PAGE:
On the Friday afternoon of November 30, 2012, a mere three days before the Supreme Court of the United States was to hear oral arguments in the case of Decker v. Northwest Environmental Defense Center, the EPA announced that it was revising the ambiguous regulations at the center of the legal dispute. EPA’s last-minute rule changes not only irked the Court, but may have also mooted the case.
The central legal issue in Decker is whether timber companies need an NPDES water discharge permit for surface water runoff from logging roads pursuant to §402 of the Clean Water Act. Since the 1980s, the EPA has had in place a “Silvicultural Rule” which describes both “silviculture point sources” requiring NPDES permits as well as “non-point source” activities that do not require discharge permits. The Silviculture rule listed timber harvesting and roads constructed and maintained for that purpose as non-point source activities that do not require discharge permits.
In 1990, the EPA implemented, in two phases, stormwater regulations for discharges from “industrial activities” without defining what activities fall under the industrial label. Over the years, the timber industry in the Pacific Northwest relied upon the Silvicultural Rule as the legal basis for not securing NPDES permits when constructing roads to harvest timber and manage forest properties.
Not surprisingly, environmentalists objected to this exclusion because precipitation that falls on forest roads across the region entrains sediment that eventually can end up in surface waters. A suit was brought in Oregon against officials of the Oregon Board of Forestry and individual companies. The U.S. District Court dismissed the case in 2007 on the grounds that the Silvicultural Rule exempted the activity from requiring a permit. In May 2011, the Ninth Circuit reversed, but only after the Department of Justice reversed its initial position as an amicus and conceded that the stormwater regulation was ambiguous and that the appellate court had jurisdiction to review the regulation in the context of the citizen suit challenge.
The Supreme Court granted certiorari to review the Ninth Circuit’s decision and stated two questions for consideration. The first of these goes to the jurisdiction of a federal court under the Clean Water Act. The regulations at issue were adopted more than two decades ago. Section 369 (b) of the Clean Water Act requires that challenges to a regulation or binding action of the EPA be brought within 120 days of issuance. It was only after the Justice Department reversed its original position regarding the ambiguity of the stormwater rule that the Ninth Circuit determined that the environmental plaintiffs could bring their suit and that limitations under Section 369 (b) did not bar the action.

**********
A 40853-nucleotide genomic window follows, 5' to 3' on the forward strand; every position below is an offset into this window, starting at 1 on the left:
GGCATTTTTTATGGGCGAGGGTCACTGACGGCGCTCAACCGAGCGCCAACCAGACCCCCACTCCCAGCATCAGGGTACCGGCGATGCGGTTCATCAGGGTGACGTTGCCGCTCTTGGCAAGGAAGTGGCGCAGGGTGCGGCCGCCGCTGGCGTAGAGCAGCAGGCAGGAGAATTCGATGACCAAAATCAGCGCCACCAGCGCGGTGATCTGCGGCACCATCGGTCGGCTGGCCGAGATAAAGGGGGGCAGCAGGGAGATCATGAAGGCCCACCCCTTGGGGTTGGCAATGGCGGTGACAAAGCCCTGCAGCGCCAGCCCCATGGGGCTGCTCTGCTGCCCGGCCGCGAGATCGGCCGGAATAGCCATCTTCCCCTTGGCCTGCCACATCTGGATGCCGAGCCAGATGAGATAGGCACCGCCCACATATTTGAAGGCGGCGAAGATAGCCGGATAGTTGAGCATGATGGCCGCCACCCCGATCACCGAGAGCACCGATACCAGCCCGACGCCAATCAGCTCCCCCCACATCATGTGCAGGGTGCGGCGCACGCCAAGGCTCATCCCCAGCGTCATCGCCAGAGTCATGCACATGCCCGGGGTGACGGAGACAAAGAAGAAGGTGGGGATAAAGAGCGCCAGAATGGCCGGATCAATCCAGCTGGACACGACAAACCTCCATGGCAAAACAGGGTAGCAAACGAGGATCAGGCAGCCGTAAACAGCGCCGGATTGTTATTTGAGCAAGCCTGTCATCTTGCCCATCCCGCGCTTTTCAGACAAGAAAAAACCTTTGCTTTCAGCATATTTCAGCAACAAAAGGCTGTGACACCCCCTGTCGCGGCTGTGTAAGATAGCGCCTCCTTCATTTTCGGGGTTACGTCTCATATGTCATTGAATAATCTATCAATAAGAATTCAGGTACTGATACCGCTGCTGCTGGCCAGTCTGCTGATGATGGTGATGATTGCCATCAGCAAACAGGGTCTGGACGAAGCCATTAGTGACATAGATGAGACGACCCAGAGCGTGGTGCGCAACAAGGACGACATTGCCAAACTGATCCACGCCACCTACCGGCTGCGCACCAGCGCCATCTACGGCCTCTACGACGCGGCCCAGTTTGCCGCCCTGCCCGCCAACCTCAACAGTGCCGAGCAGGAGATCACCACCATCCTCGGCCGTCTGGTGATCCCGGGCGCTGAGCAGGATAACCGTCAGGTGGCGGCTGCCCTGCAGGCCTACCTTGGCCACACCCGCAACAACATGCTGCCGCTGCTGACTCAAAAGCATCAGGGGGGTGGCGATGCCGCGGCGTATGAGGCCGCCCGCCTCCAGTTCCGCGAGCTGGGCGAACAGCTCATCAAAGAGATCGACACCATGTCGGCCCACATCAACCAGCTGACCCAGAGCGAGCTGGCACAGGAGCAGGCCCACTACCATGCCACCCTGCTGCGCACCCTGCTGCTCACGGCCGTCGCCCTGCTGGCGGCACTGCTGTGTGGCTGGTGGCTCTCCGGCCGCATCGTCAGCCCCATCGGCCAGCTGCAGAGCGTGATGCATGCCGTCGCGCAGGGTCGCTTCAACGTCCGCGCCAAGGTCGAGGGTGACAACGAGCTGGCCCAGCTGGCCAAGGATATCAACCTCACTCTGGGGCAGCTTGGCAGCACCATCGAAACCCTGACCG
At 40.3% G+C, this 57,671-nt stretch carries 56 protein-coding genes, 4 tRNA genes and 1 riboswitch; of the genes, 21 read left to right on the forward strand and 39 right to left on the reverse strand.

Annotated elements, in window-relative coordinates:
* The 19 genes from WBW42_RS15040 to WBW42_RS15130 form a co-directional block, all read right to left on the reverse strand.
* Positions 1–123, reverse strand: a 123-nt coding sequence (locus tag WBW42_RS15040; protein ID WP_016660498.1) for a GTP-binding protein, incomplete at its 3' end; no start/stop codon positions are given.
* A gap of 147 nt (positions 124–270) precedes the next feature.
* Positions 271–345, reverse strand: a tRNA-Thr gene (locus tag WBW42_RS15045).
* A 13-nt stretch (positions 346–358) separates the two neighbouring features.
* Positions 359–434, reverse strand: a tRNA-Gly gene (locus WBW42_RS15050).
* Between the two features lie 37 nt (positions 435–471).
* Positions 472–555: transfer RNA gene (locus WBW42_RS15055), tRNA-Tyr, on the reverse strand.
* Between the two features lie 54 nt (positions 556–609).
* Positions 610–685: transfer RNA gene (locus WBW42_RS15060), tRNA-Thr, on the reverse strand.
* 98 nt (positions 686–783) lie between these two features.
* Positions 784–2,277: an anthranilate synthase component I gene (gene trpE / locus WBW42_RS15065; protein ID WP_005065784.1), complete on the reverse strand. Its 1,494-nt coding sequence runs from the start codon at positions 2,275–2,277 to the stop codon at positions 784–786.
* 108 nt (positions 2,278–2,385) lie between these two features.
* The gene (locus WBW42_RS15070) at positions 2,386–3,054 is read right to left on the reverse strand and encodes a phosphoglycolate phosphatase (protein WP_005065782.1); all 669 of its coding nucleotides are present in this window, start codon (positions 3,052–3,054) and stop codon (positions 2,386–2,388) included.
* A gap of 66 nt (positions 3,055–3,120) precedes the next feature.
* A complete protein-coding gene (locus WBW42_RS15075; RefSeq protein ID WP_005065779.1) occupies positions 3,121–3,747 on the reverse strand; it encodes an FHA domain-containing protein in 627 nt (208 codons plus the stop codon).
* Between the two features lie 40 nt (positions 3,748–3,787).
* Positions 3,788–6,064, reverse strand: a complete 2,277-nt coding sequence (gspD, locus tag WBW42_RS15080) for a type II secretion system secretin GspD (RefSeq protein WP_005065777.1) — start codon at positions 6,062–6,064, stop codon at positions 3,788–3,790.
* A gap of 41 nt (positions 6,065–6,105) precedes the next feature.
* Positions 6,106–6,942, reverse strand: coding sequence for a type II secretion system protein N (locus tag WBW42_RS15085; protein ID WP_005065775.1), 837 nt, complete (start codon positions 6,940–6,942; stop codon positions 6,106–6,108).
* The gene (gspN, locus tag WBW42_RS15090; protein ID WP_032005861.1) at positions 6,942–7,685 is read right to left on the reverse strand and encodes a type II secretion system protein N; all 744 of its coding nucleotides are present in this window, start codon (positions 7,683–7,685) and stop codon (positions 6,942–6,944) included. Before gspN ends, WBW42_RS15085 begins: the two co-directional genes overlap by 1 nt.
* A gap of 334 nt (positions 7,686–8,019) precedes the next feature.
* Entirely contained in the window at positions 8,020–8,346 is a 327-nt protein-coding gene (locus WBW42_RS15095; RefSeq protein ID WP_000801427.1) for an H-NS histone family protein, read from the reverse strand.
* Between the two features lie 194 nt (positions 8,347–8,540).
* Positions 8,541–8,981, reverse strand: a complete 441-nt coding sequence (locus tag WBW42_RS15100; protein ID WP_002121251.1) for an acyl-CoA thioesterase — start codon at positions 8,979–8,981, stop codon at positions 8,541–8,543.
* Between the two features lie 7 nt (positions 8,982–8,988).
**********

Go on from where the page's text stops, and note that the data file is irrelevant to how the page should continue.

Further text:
The second question certified by the Supreme Court – whether the stormwater runoff is industrial stormwater notwithstanding EPA’s decision to the contrary – went to the merits of the Ninth Circuit’s decision. It was this question that EPA effectively mooted by announcing that it was revising its stormwater regulations to clarify that the logging roads at issue are not an “industrial activity” (a term that EPA previously had never defined) for which an NPDES permit must be sought.
What is perhaps most remarkable is the speed with which EPA acted. It announced its intention to revise its stormwater regulation in May (77 Fed. Reg. 30473, May 23, 2012), and did not actually propose a revised regulation until September (77 Fed. Reg. 53834, September 4, 2012). The speed with which EPA moved from proposing its regulation until it adopted it on November 30 – a mere 87 days – is almost unprecedented.
The Supreme Court justices were reportedly displeased that the amended regulation had been issued without warning on the Friday afternoon before the Monday argument. Chief Justice John Roberts remarked that “it’s an unusual situation for us to rule in a case where the issue has ongoing significance and that’s taken away.” He also chastised the attorney arguing for EPA as amicus curiae: “[m]aybe in the future you could let us know when something as definite as that comes. There were 875 pages on the merits briefing in this case, and if we knew that the final rule was imminent, we could have rescheduled the case for April or something along those lines.” (http://www.scotusblog.com/?p=156106). EPA’s counsel conceded that the release of a final rule on a Friday afternoon before a Monday hearing was “suboptimal.”
On January 8, 2013, the Court granted a Motion to File Supplemental Brief After Argument to allow the parties to brief the issue of whether EPA’s new stormwater regulations have rendered the case moot. The parties submitted their briefs on January 22, 2013. The government’s attorney argued that the new EPA rules did moot the suit. The environmental plaintiffs have argued that the issues are still ripe, but have asked for the case to be remanded to the Ninth Circuit in light of the new rules.
Regardless of whether the case is now moot, EPA appears to have opened a right of review for environmental plaintiffs that previously had been denied to them under the strict time limits imposed by Section 369 (b) of the Clean Water Act. Moreover, it has clearly adopted a new regulation that may be challenged should the citizen plaintiffs so choose.
Welcome to the second term of the Obama Administration.